Saturday, 30 April 2016

Flamed Starcaster: Dying the Burst

I have found myself with a little time away from work this week, and therefore with some time for the Starcaster build - sanding the body and getting some Colortone dye onto this beast. With these semi-hollow kits there's usually precious little sanding required for the body. Unfortunately this kit was a second that I picked up in last years Pitbull Guitars birthday sale and with it came some pretty gnarly problem areas on the top veneer and the sides.

The top veneer has some very deep scratches at the bottom of the guitar, something that I can't do anything at all about. They are so deep that I suspect any attempt to sand them out would remove the veneer altogether. I could have done a solid paint job to hide them, but that flame maple veneer is just too damn beautiful to hide, even with the scratches. There were also a few very large glue marks around the edge near the binding, but a couple of applcations of Goof-Off put pay to them.

To test whether I had properly removed the glue, I applied a weak dye solution (Lemon Yellow) to the entire front and back to make sure it was taking colour. Thankfully no remaining glue spots were evident.

Weak Colortone Lemon Yellow shows no glue spots.
On the sides, there are two large areas where the factory has needed to extend the side veneer piece to fit around the entire circumference. Pretty shoddy craftsmanship all told, but that's why it was a second! I sanded the sides with 240 and 320 to try to get rid of as much of the joins in these extensions as I could, and then filled all the remaining grain and join marks with a slurry of Timbermate. After sanding back with 400 grit the surface felt nice and smooth but didn't look any better. In my eagerness to continue with the burst I didn't do a dye test on the sides, something I would rue later on down the track. Naughty, naughty!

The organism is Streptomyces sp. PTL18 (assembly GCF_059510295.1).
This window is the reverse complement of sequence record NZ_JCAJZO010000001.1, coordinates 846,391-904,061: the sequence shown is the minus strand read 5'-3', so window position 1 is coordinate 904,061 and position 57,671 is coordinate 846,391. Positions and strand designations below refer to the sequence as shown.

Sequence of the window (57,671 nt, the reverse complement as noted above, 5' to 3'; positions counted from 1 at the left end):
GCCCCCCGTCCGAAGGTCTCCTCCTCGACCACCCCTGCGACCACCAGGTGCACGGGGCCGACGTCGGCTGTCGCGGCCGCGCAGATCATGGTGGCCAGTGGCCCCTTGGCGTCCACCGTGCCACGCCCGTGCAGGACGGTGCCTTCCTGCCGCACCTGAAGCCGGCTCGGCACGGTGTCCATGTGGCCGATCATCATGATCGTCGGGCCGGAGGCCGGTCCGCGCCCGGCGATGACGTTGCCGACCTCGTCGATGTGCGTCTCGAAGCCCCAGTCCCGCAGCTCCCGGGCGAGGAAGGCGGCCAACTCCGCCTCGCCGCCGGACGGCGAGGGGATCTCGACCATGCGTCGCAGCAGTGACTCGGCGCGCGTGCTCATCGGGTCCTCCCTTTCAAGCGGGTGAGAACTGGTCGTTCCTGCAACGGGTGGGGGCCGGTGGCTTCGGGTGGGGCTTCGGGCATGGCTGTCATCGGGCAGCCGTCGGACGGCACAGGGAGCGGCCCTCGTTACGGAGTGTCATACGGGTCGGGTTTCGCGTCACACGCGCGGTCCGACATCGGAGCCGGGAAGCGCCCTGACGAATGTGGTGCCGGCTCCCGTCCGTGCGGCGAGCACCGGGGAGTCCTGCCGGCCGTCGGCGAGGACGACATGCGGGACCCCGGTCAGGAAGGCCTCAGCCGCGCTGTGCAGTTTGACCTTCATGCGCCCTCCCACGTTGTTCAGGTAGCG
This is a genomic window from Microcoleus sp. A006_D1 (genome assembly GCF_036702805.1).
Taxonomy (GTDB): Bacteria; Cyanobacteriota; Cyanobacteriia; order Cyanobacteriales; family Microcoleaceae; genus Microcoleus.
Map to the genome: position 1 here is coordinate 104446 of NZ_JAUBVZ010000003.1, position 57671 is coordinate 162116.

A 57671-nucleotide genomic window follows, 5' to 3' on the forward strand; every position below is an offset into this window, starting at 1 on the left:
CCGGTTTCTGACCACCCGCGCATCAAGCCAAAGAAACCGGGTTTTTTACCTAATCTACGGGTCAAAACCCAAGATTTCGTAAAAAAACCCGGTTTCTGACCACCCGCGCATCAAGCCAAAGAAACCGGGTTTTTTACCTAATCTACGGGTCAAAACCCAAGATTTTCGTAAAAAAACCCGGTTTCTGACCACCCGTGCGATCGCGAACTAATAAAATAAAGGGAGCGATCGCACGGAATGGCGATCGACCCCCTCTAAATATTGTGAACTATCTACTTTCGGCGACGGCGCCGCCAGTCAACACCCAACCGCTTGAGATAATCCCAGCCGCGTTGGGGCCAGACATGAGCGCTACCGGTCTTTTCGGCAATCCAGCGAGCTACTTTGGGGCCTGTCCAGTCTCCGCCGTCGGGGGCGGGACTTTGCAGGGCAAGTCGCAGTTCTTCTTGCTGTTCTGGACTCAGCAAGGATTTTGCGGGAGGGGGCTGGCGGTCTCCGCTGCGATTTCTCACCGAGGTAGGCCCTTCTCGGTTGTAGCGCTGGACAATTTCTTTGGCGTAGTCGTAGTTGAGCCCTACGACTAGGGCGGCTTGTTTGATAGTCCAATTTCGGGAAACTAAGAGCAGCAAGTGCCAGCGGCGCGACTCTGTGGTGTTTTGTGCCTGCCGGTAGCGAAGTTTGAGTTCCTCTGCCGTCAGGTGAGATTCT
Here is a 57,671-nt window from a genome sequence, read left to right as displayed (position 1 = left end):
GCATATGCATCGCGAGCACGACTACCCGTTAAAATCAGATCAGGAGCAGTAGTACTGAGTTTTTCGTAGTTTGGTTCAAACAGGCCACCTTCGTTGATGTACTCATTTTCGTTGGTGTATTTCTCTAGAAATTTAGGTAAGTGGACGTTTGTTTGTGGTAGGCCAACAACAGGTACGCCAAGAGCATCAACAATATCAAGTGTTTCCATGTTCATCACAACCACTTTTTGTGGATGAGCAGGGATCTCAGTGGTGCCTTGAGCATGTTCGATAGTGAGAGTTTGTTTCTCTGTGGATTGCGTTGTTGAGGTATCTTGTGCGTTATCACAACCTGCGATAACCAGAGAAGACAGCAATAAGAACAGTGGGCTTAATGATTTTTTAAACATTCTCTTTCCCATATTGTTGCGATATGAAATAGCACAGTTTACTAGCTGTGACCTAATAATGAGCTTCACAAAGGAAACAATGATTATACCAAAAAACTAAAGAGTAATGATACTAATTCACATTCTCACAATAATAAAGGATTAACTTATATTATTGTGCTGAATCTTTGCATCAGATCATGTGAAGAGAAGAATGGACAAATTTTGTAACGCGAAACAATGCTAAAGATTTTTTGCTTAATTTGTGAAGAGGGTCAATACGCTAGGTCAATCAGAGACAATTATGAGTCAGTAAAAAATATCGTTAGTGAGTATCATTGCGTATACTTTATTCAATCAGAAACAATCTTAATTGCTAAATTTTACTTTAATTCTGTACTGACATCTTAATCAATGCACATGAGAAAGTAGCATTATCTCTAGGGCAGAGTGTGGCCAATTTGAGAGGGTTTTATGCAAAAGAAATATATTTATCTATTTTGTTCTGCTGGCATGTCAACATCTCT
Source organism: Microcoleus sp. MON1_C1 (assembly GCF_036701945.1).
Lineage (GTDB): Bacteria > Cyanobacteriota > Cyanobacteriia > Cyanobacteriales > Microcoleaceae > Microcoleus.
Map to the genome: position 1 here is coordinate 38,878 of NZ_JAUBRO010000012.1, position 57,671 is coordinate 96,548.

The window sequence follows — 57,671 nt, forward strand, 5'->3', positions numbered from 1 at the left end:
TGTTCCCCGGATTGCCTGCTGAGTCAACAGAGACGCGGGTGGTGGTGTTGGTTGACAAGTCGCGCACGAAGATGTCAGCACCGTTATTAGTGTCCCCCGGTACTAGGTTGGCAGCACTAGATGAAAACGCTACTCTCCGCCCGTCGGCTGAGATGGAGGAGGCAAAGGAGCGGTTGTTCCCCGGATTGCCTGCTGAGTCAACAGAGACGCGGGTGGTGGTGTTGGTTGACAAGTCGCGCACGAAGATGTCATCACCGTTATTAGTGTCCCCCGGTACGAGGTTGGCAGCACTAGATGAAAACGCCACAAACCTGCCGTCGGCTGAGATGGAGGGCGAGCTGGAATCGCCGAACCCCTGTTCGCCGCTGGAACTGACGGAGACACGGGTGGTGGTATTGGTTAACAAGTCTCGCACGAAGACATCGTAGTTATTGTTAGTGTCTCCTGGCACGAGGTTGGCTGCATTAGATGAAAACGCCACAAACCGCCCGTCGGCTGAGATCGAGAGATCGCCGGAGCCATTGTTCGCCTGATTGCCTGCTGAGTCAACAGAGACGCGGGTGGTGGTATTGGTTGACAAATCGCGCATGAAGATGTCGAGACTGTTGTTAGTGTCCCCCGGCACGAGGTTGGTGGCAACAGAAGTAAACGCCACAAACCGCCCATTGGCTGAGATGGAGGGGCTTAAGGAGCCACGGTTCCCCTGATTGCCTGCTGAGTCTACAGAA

I let the body dry over night, wiped it all over with water a final time to remove any remaining dust from the Tmbermate, and got on with creating a burst using Colortone dyes. I actually used 5 colours this time to try to achieve a burst that gradually becomes much darker on the sides than my normal "Honey Burst". I started with Lemon Yellow all over (applied a second time) and then a little further out with a feathered ring of Vintage Amber. This was followed by a further feathered ring of Red Mahogany, and yet again by Tobacco Brown. To darken up the edge even further I got out the Colortone Black and kept applying colour to the edge, all the while blending each transition back towards the centre with the other colours.

All in all I'm pretty stoked with the result, although the aforementioned scratches are standing out vividly down towards the bottom of the body.

5 Colour Burst from Lemon Yellow to Black (sort of)
Unfortunately, when I hit the sides with a combination of Tobacco Brown and Black, my haste in preparation became immediately apparent. In addition to the sections where the wood has been joined (the glue here was never going to adequately take stain) there magically appeared several nasty glue spots around the binding.

Letting the dyed body dry completely overnight, I resolved to fix-in the colour on the front and back of the guitar before trying to fix the glue spots on the sides. I had always planned on giving the dyed guitar several coats of Tru-Oil to really pop the flame and to deepen the chatoyance in the final finish. And so, on to the body went a first soak coat of Tru-Oil and boy did the colour of the dye and the chatoyance in the maple pop. Magic!

First soak coat of Tru-Oil starts to add uber-chatoyance.
The next day I applied a second soak coat of oil to both sides and again hung it to dry. With each coat the grain is looking better and better, but the scratches are looking more and more prominent. Oh well, we can't have everything right? You can easily see the scratches in the front veneer in the photo below.

Second coat of Tru-Oil is on and soaking in.
After a third coat of Tru-Oil, I was satisfied that the dye job was protected enough to be able to tackle the glue spots on the sides of the body. It called for some more Goof-Off and a bit of a roughing up with the wire brushes; slowly working dye into the wood where it once resisted.

You can see what I was up against! In the end I got something I ws happy with, although those join lines really couldn't be hidden - no way they were going take any colour even with the wire brush treatment. Oh well, some Tru-Oil on the sides and thne it will be time for some Acrylic clear coats!